18. A non-integer decimation filter as claimed in claim 10, wherein said input value is a 5-bit data stream and said decimated output value is a 13-bit data stream.
19. A method for decimating an input value, comprising:
integrating at a first integrator the input value in an input domain at an input sample rate to generate a first integral of the input value at its output;
also integrating at a second integrator the first integral of the input value in the input domain at the input sample rate to generate a second integral at its output;
coupling the outputs of the first and second integrators with a calculation network to generate intermediate output values in an output sample domain; and
receiving the intermediate output values from the calculation network at a differentiator to generate a decimated output value at an output sample rate in which the output sample rate has a non-integer factor with respect to the input sample rate.
20. A method for decimating an input value as claimed in claim 19, further including the step of selectively inputting coefficients from the calculation network to adjust the non-integer factor.
Description
BACKGROUND OF THE INVENTION

1. Field of the Invention

This invention relates generally to decimation filters and more particularly, it relates to an improved non-integer CIC decimation filter which realizes non-integer decimation by utilizing low complexity virtual upsampling so as to eliminate the need to apply corrections to the integrators in the input sample domain.

2. Description of the Prior Art

As is generally well known in the communication industry, there have been developed over the years a number of industrial standards on audio digital sample rates. For example, there exists the 44.1 kHz sample rate for consumer CD players and the 48 kHz sample rate for professional digital audio. As a result, there has arisen the need of sample-rate conversion (SRC) systems for converting a stream of digital data at a first sample rate to a stream of digital data at a different second sample rate. It is also known in the art that decimation filters are widely used when performing this function in the field of communications and multi-media systems. However, it is often desirable for the decimation filter to support variable decimation ratios. Sometimes, these decimation ratios are non-integers.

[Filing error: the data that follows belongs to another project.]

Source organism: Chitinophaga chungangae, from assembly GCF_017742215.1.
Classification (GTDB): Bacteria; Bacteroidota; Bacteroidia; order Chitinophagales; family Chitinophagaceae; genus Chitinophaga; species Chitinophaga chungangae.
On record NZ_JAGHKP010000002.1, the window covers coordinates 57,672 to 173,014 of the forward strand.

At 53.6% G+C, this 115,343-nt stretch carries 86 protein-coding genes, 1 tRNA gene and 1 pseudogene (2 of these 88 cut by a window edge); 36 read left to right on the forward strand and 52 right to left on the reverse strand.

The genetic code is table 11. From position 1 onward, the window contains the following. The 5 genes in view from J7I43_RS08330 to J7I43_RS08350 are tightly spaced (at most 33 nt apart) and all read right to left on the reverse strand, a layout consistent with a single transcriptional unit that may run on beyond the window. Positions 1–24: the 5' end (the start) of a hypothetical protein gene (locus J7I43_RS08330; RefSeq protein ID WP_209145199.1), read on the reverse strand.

For instance, if the modulator of a delta-sigma analog-to-digital converter (ADC) is operated at one-fourth of a master clock having a frequency of 12 MHz, as in many portable applications, the output of the modulator is required to be decimated by 62.5 in order to obtain a 48 kHz sampling rate. For achieving this non-integer decimation ratio, it is known in the prior art that this can be accomplished by using a fixed integer decimation which is either proceeded or followed by a sample rate converter. However, it is further known heretofore that a more efficient way to realize the non-integer decimation ratio is to embed the sample rate conversion in the decimation filter. In sigma-delta analog/digital converters, cascaded integrator-comb (CIC) filter arrangements are generally used for decimation.